With Hurricane Sandy making waves, proposed cuts to discretionary spending in the House GOP’s budget are getting a closer look for their effect on disaster preparedness.
“If this hurricane were to happen five years from now, and we had the Ryan budget, we would not be able to predict, with the accuracy we have today, where the hurricane would hit and the potential damage,” David Kendall of the think tank Third Way, said in an interview about the budget introduced by Republican vice presidential nominee and House Budget Chairman Paul Ryan (Wis.).
In March, Kendall wrote a memo released by the group that hues to a moderate, bipartisan line, projecting that the cuts in the Republican budget would prevent the National Oceanic and Atmospheric Administration from sending up a new weather forecasting satellite in 2016.
In March 2011, NOAA officials warned that delays to the satellite upgrades would significantly degrade weather forecasting.
“We are now able to provide forecasting as far as out to seven days, whether it is for hurricanes, major snowstorms, and so forth, and especially over Alaska and other parts of the East Coast. Once that gap occurs, for however long it takes until the satellites are in orbit, our ability to accurately predict with confidence weather patterns, weather hurricanes or major snowstorms, will be reduced down to three to five days,” said then-Secretary of Commerce Gary Locke, according to the Washington Post. NOAA is house in the Commerce Department.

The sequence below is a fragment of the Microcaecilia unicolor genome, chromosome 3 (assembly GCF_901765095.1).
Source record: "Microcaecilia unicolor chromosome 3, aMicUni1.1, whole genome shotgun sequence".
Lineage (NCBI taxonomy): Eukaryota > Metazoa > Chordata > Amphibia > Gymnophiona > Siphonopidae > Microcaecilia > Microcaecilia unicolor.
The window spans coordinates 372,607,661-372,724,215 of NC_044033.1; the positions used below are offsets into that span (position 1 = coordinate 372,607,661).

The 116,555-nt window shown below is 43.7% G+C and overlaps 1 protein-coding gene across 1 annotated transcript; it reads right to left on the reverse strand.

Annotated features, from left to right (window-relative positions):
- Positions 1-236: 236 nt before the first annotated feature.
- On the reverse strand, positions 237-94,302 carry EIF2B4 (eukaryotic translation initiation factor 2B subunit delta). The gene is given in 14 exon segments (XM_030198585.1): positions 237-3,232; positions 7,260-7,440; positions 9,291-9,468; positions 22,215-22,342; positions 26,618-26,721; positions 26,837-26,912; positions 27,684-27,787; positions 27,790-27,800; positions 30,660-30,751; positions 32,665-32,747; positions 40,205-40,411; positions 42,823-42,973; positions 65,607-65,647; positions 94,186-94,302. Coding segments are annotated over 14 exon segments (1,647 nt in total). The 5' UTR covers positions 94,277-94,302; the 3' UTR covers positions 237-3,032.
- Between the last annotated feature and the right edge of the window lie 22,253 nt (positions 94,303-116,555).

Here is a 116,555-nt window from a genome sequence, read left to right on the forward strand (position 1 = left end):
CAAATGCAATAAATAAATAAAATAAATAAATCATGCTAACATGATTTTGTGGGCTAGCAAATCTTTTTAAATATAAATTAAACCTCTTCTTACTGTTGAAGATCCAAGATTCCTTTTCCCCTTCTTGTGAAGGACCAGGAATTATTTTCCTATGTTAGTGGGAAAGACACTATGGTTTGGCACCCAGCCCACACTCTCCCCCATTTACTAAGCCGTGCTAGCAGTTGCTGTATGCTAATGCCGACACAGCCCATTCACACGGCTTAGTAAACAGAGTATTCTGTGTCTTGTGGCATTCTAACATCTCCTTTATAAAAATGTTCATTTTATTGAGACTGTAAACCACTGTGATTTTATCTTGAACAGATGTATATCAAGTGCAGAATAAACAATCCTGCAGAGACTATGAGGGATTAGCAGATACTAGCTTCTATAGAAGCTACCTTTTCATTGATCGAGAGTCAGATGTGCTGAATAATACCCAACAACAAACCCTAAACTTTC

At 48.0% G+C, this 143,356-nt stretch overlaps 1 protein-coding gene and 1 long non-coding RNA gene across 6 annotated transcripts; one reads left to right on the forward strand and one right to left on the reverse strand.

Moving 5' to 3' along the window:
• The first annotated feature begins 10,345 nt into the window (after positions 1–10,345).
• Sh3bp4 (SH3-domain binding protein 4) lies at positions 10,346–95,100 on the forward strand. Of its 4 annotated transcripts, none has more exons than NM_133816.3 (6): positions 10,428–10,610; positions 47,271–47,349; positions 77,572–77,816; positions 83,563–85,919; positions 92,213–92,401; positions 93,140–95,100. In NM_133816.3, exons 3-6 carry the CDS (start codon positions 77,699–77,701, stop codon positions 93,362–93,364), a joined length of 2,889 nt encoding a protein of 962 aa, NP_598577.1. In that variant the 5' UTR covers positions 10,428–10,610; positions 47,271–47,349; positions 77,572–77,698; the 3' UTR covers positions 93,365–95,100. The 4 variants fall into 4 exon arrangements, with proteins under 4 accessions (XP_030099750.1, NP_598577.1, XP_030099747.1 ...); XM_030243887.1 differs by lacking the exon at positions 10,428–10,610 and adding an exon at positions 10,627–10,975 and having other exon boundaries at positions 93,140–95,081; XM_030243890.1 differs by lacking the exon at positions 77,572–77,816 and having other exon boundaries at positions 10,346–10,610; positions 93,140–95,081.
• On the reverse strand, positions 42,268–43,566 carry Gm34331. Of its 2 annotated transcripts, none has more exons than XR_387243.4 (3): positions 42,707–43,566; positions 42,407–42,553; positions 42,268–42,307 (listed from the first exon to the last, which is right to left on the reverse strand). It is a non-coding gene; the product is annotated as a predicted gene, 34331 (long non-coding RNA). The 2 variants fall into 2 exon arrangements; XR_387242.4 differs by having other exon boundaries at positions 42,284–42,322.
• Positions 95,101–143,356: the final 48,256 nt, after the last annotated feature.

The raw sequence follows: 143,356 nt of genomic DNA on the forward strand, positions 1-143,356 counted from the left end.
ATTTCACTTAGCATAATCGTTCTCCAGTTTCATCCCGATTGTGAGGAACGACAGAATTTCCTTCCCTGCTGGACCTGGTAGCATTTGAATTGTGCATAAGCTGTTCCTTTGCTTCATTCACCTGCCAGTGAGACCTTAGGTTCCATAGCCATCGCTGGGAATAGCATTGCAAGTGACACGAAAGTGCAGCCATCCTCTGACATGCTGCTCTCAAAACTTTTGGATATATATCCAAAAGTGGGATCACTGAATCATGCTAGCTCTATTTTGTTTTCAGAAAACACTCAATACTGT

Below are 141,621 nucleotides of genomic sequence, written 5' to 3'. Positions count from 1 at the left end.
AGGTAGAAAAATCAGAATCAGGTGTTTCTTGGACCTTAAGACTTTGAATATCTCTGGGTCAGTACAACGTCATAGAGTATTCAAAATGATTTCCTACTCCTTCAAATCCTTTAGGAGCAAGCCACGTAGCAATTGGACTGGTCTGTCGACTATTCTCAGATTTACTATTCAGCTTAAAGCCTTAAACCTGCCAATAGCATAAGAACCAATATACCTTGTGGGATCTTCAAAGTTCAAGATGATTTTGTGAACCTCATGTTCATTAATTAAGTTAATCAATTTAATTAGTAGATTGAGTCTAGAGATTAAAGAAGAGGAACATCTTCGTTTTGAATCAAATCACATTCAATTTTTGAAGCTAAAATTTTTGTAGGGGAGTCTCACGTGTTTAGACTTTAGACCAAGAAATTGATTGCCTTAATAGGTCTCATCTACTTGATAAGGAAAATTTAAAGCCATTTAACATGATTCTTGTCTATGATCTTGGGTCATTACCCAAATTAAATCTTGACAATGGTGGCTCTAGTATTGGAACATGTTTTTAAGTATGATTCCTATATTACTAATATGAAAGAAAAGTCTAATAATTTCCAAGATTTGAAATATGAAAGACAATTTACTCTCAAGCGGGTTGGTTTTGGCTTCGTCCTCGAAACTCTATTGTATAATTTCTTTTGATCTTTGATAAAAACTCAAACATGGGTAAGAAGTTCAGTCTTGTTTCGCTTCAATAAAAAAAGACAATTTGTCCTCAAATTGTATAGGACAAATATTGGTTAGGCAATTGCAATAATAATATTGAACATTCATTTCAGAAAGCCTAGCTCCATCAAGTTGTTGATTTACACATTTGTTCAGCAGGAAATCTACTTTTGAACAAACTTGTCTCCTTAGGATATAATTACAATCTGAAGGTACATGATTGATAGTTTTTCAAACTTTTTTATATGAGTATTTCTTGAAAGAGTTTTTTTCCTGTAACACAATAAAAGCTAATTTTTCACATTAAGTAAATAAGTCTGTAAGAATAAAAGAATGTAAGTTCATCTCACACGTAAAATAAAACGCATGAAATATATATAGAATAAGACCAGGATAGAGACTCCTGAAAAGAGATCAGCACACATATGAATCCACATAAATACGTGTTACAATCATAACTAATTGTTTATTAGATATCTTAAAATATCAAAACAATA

However, the GOP’s budget only sets a top-line discretionary spending level for future years, meaning that any analyses of how the cuts would impact specific programs are based on assumptions of how the spending would be divvied out to specific accounts. Still, the top-line cuts are so severe that “no program would escape unscathed,” Kendall said.
A spokesman for Speaker John Boehner (R-Ohio) said that Congress would make sure the federal government had the resources it needs for hurricane preparation.
"Republicans have always acted to ensure that FEMA and other agencies have the resources they need to prepare for natural disasters and we will continue to do so," the spokesman said.